‘Riki-Oh: The Story of Ricky’

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Adapted from a Japanese manga released in the late 1980s, which was then turned into an anime series, Ngai Choi Lam’s 1991 film, Riki-Oh: The Story of Ricky, is gory, goofy greatness. Called the “best comic book adaptation ever created” by Hobo with a Shotgun director Jason Eisener, who provides a brief but zealous introduction to the film on the newly released Blu-ray, this absurdly enjoyable martial arts picture is the definition of over the top.

In the year 2001, Riki-Oh Saiga (Fan Siu Wong) arrives in prison to serve 10 years for manslaughter and assault. Aside from the conviction itself, we know little about Riki, about who he killed and why. He has five bullets lodged in his chest (“souvenirs” he calls them), and in general, he seems to be a seriously durable individual. It’s only through gradual flashbacks that we see his crimes were committed out of vengeance for his girlfriend’s death.

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In prison, Riki is confronted by one jailhouse faction after another, ranging from the notorious Gang of Four to Silly Lung, an extremely obese man who is in solitary because he was so hungry he ate a horse (given his size, one assumes he finished the meal). There is also the gluttonous and brutal assistant warden (Fan Mei Sheng) who, aside from having quite the extensive porno collection, has two hooks in place of his left hand and sports a false eye, which he is frequently removing, and which, of course, contains mints. There’s considerable infighting within the prison walls, and inevitably, the stoically independent Riki finds himself at the center of it all. It doesn’t help that he also discovers a prospering opium industry at the facility, with the product overseen by Warden Sugiyama (Ho Ka Kui), an odd cross between a Blaxploitation pimp and a Blaxploitation gangster, but Asian. Riki promptly sets fire to the plants, for in a roundabout way, his sister died because of the heroin use of others.

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Throughout Riki-Oh, the violence is wild and relentless. It’s comically grotesque (like the performances) and at times shockingly graphic. If nothing else, you have to at least commend Cheng Fung Yin and Cheung Chi Wai for their extraordinary special effect and makeup work. The dialogue is atrocious, ridiculous, and peculiarly incongruent with the film’s country of origin, setting, and time period. One inmate declares another is “hanging himself to death.” “Riki, you’re tops!” proclaims a convict. “Creep, you’re really vexing me,” says another. Then there’s the exchange between a young Ricky and his uncle/mentor, when the elder notes, “Your real name is Rick. But you were as strong as a bull at 7 or 8, so I called you Ricky.” Sure, that makes sense.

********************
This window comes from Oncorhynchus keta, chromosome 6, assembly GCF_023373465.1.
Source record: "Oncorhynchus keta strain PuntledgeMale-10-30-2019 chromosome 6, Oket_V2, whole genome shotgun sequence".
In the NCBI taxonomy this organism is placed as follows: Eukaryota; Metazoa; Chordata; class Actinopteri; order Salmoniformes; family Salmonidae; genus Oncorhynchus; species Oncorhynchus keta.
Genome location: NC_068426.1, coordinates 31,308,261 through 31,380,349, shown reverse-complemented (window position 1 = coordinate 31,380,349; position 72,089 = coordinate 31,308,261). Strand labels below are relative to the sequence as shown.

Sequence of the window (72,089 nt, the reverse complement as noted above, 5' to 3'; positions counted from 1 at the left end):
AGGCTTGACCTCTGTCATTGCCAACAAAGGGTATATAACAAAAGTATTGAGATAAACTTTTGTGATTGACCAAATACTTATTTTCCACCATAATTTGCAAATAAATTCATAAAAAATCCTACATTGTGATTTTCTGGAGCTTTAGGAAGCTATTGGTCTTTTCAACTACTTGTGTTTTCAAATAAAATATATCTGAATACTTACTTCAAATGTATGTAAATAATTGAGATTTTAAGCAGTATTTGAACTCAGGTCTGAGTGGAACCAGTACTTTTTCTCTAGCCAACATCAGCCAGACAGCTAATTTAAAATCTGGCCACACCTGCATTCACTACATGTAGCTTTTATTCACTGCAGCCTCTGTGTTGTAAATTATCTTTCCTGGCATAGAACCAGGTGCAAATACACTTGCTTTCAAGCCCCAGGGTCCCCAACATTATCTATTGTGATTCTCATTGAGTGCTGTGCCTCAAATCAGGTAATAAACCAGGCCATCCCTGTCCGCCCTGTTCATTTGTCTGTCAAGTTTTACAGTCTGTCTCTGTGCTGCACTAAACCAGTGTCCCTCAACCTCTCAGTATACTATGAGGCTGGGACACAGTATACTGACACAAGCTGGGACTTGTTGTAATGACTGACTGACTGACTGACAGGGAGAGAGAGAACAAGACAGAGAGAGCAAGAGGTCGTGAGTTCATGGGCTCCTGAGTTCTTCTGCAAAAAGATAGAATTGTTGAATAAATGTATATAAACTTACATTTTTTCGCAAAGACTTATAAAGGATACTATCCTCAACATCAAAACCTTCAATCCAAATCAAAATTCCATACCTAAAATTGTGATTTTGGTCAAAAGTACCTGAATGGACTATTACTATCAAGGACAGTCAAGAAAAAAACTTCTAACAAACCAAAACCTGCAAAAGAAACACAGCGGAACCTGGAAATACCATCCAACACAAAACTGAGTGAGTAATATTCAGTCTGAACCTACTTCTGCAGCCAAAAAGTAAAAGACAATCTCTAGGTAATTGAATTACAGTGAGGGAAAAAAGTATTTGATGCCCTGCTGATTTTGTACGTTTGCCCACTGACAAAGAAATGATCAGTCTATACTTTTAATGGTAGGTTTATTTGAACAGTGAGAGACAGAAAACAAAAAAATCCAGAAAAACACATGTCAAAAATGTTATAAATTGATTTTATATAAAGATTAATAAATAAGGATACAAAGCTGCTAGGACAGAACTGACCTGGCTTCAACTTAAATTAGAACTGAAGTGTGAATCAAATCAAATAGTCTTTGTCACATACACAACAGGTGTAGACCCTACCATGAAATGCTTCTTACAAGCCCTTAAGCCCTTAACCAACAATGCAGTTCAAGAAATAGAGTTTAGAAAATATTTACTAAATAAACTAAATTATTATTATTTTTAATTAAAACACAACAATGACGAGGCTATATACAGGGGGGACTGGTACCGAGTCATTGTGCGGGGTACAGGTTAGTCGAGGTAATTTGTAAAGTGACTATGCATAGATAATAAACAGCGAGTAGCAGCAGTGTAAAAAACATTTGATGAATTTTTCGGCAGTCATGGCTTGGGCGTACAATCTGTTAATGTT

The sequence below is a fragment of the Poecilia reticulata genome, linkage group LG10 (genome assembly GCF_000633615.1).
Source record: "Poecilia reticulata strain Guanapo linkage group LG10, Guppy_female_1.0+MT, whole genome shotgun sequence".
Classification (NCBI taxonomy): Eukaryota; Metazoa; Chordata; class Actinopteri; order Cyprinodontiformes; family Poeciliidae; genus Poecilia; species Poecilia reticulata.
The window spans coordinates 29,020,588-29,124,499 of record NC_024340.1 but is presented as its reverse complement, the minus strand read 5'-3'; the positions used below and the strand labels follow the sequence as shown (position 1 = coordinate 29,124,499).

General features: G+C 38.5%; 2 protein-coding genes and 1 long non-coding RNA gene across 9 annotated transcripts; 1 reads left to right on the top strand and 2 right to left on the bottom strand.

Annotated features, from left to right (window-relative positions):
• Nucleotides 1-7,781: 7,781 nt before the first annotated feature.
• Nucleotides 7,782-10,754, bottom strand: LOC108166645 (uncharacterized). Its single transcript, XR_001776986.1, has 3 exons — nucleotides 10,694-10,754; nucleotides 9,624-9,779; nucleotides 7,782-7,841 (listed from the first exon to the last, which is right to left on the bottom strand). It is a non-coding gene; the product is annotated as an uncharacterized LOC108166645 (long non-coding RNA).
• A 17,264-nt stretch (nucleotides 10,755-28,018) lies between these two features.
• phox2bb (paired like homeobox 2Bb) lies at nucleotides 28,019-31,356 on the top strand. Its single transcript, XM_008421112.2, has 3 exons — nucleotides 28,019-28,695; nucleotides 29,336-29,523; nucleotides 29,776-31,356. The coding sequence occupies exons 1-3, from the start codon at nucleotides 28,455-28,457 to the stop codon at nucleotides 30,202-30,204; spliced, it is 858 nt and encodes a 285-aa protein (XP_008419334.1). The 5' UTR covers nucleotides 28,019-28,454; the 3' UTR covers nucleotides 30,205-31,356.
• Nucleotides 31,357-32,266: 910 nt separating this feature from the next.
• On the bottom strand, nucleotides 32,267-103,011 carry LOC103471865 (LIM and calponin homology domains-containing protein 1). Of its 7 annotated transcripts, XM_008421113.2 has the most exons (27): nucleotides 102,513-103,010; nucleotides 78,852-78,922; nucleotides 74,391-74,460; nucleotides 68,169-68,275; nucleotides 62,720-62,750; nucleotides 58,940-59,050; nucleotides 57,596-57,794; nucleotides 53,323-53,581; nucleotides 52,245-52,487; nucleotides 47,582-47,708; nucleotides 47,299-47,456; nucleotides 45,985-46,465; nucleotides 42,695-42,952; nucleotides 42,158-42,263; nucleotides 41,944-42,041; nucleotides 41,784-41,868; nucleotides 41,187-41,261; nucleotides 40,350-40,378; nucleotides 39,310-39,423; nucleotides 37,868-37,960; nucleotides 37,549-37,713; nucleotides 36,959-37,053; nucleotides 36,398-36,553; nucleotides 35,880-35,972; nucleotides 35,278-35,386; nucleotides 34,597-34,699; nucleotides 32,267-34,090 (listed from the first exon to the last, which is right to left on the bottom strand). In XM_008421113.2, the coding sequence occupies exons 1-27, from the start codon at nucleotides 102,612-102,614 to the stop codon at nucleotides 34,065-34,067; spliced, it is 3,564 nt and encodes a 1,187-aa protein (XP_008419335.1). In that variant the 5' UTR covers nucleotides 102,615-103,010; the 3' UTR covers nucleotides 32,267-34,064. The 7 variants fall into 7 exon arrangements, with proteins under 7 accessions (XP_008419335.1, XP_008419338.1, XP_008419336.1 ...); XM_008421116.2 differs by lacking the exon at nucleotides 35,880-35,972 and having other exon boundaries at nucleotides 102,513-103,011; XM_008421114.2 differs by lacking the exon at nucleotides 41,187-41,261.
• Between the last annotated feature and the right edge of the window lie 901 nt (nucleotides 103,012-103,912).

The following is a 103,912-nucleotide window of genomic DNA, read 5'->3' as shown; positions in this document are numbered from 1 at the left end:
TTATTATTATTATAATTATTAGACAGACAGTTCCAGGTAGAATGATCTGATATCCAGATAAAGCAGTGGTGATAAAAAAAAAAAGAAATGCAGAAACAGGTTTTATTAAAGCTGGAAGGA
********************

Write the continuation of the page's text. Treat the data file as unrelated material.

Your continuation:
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Whatever you call him, Riki is an abnormally superhuman hero. Tough as nails (which he could probably hammer in with his index finger), his punches can hurt even without touching. He can pop the eyes out of someone’s head with just one hit, he can tie up his own severed tendons, and he’s adept at playing the flute, even, apparently, on a leaf. Yet he also has a sentimental side and a robust sense of justice. He is skilled and disciplined, and his defiant presence rallies the other inmates (we forget that they, too, are probably all hardened criminals, but I guess compared to the really bad guys, they can’t be so bad). He’s an inspiration to them all and they, in turn, give him their full support. All of this echoes the repeated refrain of the film—I guess you could call it a theme—that of “family law,” of following a criminal code and avenging the wrongs committed against another. In any event, the whole thing concludes in a final duel that I defy any first time viewer to say they saw coming.

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While Riki-Oh does have a story, in all of its cliché-ridden glory, its primary claim to fame, and really the sole reason to watch the film, is its abundance of action and extreme gore, all presented graphically and, in most cases, hilariously. The violent check-list includes mangled fingers, fists through stomachs, attempted intestine strangulation, the skinning of faces, heads bursting like watermelons, the gamut of disembowelment and disfigurement, and the strategic use of a meat grinder (you can imagine how that goes). From a technical standpoint, the carnage is remarkably well done, with only a few instances of clearly shoddy design. But make no mistake, while comedy may undercut some of this gruesomeness, the film is not for the squeamish. Nor is it for the habitually serious. It’s a ludicrous bloodbath of bombastic action and cheesy humor, with only slight and essentially irrelevant narrative exposition. Riki-Oh: The Story of Ricky is what it is, and it makes no attempt to be anything but. And that’s why it’s such fun.


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